NYS Office of the Comptroller DiNapoli Releases Report on Pre-Pandemic Migration Trends
An analysis of state personal income tax (PIT) filers from 2015 through 2019 reveals New York state resident taxpayers grew at a slower rate than nonresident filers, 3.1% compared to 13.6%, resulting, in part, from the greater number of part-year filers moving out of the state than moving in, according to a new report by New York State Comptroller Thomas P. DiNapoli. The report is based on the most recent data available. The Comptroller’s Office will continue to monitor the trends as the data is updated. Policymakers can utilize this data as a resource for evaluating the impacts of changing economic conditions and state policy actions.
The average annual net out-migration of part-year taxpayers between 2015 and 2019 was approximately 28,700, or 0.3% of resident taxpayers. Married filers left New York at twice the rate (0.66%) of all filers, with married filers making between $100,000 and $500,000 per year comprising the largest numbers of departures.
“The personal income tax is the single largest state revenue source for New York, accounting for two of every three tax dollars,” DiNapoli said. “New York’s fiscal health is linked to attracting and retaining taxpayers. Monitoring trends is critical and further analysis of migration trends during and after the pandemic will be needed. Expanding economic opportunities and making quality of life investments will strengthen our tax base and ensure the state can pay for critical public services."
Residency and Filing Status
In 2019, the most recent year of available data, there were 10.9 million state filers, 87% of which were full-time residents taxed on all income received and responsible for 83% of 2019 PIT collected. Part-year resident taxpayers, which accounted for 3% of New York’s PIT filers in 2019, reflect the movement of taxpayers into and out of the state in a single year.
Nonresidents comprised 10% of filers but were responsible for 15% of the PIT collected in 2019. Nonresident filers are taxpayers who move out of New York but must file state income taxes because they still receive income from New York sources. However, this income is typically a small portion of the nonresident’s total income. Nearly half of all PIT taxpayers with incomes of $1 million or more were nonresidents.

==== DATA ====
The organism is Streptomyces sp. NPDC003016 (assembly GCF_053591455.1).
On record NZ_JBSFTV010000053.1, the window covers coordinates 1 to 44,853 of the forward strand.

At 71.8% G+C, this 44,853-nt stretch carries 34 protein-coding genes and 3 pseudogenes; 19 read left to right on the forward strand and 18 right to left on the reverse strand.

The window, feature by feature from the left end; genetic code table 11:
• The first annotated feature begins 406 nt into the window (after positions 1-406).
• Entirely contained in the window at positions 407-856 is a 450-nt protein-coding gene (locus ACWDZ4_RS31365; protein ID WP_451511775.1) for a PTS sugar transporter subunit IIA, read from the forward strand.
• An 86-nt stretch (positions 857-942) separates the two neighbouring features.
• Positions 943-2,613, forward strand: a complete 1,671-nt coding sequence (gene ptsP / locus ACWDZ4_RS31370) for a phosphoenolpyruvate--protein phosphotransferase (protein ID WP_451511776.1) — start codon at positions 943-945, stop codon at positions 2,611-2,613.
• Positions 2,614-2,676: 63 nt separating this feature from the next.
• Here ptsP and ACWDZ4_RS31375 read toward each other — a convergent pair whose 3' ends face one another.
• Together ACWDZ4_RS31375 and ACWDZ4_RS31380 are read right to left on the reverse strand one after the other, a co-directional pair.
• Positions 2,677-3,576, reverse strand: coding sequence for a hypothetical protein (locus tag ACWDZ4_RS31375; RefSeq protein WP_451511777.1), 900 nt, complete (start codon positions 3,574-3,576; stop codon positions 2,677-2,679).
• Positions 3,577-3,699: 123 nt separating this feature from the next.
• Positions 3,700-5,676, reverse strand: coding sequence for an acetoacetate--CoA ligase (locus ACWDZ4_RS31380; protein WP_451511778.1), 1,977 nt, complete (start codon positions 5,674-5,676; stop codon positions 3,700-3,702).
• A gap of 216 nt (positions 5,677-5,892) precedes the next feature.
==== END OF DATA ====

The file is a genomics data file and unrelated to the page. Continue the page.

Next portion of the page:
In 2019, single taxpayers accounted for 51% of total New York PIT filers, married households were 35%, and heads of household were 14%. During this period, single filers grew 7.8% and married filers grew 2.2%, while heads of household declined by 4%. Single filers are the majority of both resident and part-year filers. In contrast, more than three in five nonresident taxpayers are families (both married and head of household filers).
Part-Year Taxpayer Trends
The net movements of part-year taxpayers can impact collections over time as they transition to either full-time residents or nonresidents. The report found a consistently greater number of part-year filers moved out of New York than moved in between 2015 and 2019. While part-year filers represent a small share (3%) of total PIT filers, examining their characteristics can provide insight into the mobility of taxpayers, and, by extension, the economic competitiveness of New York State.
From 2015 through 2019, the number of married taxpayers moving out was nearly five times that of single filers, an average of 20,405 annually. Including heads of household, the net number for families leaving increased to six times that of single taxpayers.
Impact on Composition of Taxpayers
With a larger net out-migration, over one in eight families paying PIT were nonresidents in 2019, higher than 2015 when it was one in nine families. While some part-year resident taxpayers who leave the state still receive income from New York entities, most exit the tax base entirely.
In 2019, of the more than 157,000 part-year resident taxpayers that moved out of New York, nearly 46,000 retained New York source income after they left, potentially transitioning to nonresident personal income taxpayers in 2020. However, the portion of nonresident filers’ income that is captured is relatively small, with taxes imposed on an average of 20.6% of these taxpayers’ total income in 2019.